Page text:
With a bright orange colour, Mixed Vegetable Salad Dressing is full of grated vegetables–it is 50% vegetables! It’s almost like a liquid salad! It looks great on green salad.
I did not plan to make today’s recipe, but I had so many vegetables that I had to come up with dishes that can use up a lot of them. I had been eating vegetable dishes and salads since the beginning of last week when I developed this recipe.
I’ll tell you the reason why I was bombarded with tons of vegetables.
Nagi left for the US on Monday 7thof May to give a presentation at the Everything Food Conference in Salt Lake City. My son and his partner left for London the following day to travel Italy for a month.
Before leaving Sydney, both of them emptied their fridges and brought vegetables and fruits to my place. They must have thought they were so kind to give me free food. But I DID NOT want them!
Nagi’s veggie inventory included two big cauliflower heads – what was I going to do with them? To make the situation worse, she even bought a big bunch of celery and a big fat carrot the day before she was due to fly out, thinking she needed to be healthy and would make veggie sticks to munch on the plane. Nah! She did not even touch them. So they stayed with me.
My son brought a large lotus root and said ‘Mum, you like lotus roots, don’t you?’ Yes, I do but I already have a large lotus root in my fridge. He also gave me a pack of kimchi (Korean fermented salted vegetables), but I already had some.
When they left Sydney, I had 1 plastic boxful of rocket leaves, 1 plastic boxful of mizuna leaves, 1 plastic boxful of mixed salad leaves, two large heads of cauliflower, two large lotus roots, 10 tomatoes, 5 limes, 1 big bunch of celery, 2 onions, 2 x 1kg bags of carrots, 2 red capsicums, ½ green capsicum, plus my other veggies.
I had to consume the salad leaves ASAP as they don’t survive for long. The cauliflowers looked a bit old too with black spots appearing on the surface. I sighed with the fridge door open and that was when I thought I might invent this Mixed Vegetable Salad Dressing.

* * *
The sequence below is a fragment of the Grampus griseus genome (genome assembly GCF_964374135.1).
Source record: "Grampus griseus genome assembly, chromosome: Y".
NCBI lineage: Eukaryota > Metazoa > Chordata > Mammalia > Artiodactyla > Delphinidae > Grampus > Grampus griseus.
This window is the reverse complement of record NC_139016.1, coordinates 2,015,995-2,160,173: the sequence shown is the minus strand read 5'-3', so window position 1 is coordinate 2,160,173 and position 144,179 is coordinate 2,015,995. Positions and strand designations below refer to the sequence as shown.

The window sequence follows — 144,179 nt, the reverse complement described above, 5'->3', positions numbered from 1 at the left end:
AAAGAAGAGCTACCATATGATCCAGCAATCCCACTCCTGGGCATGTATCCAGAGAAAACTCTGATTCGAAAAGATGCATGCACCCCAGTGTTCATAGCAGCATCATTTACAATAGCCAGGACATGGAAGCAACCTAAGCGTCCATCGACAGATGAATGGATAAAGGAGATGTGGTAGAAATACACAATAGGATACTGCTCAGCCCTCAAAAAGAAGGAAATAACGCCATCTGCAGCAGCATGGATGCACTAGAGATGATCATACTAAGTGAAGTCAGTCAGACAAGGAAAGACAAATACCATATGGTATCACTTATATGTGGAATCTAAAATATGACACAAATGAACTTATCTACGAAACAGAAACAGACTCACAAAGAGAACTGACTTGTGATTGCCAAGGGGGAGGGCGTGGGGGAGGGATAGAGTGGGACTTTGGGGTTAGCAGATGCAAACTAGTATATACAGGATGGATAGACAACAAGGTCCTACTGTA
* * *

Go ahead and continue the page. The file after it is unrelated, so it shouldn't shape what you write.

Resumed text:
I usually do not use salad dressing. I can eat fresh salad leaves without anything on them. I know that my habit makes my kids think I am strange. But to consume as many veggies as possible with the least pain, I ate the salad with this dressing and it was pretty good.
See my healthy dinner below with all the excess veggies from kids. Oops! I also had a couple of large glasses of Pinot Noir with it…. Maybe not so healthy….
I checked the ingredients of ‘野菜ドレッシング’ (yasai doresshingu), meaning vegetable dressing, sold at Japanese grocery stores. Different types of dressing contain different vegetables in them but they tend to include onions, carrots and apples. I didn’t have apples so I added daikon (white radish) instead for a similar texture. I also added tomato because I had too many in my fridge.
So, my Mixed Vegetable Salad Dressing consists of grated daikon, grated carrot, grated onion and grated tomato. Tomato made the colour of the dressing deeper orange which you cannot obtain from just carrot.
In addition to the usual vinegar and oil, this dressing contains soy sauce to give a Japanese touch just like store-bought vegetable dressing. I also added a small amount of sesame oil.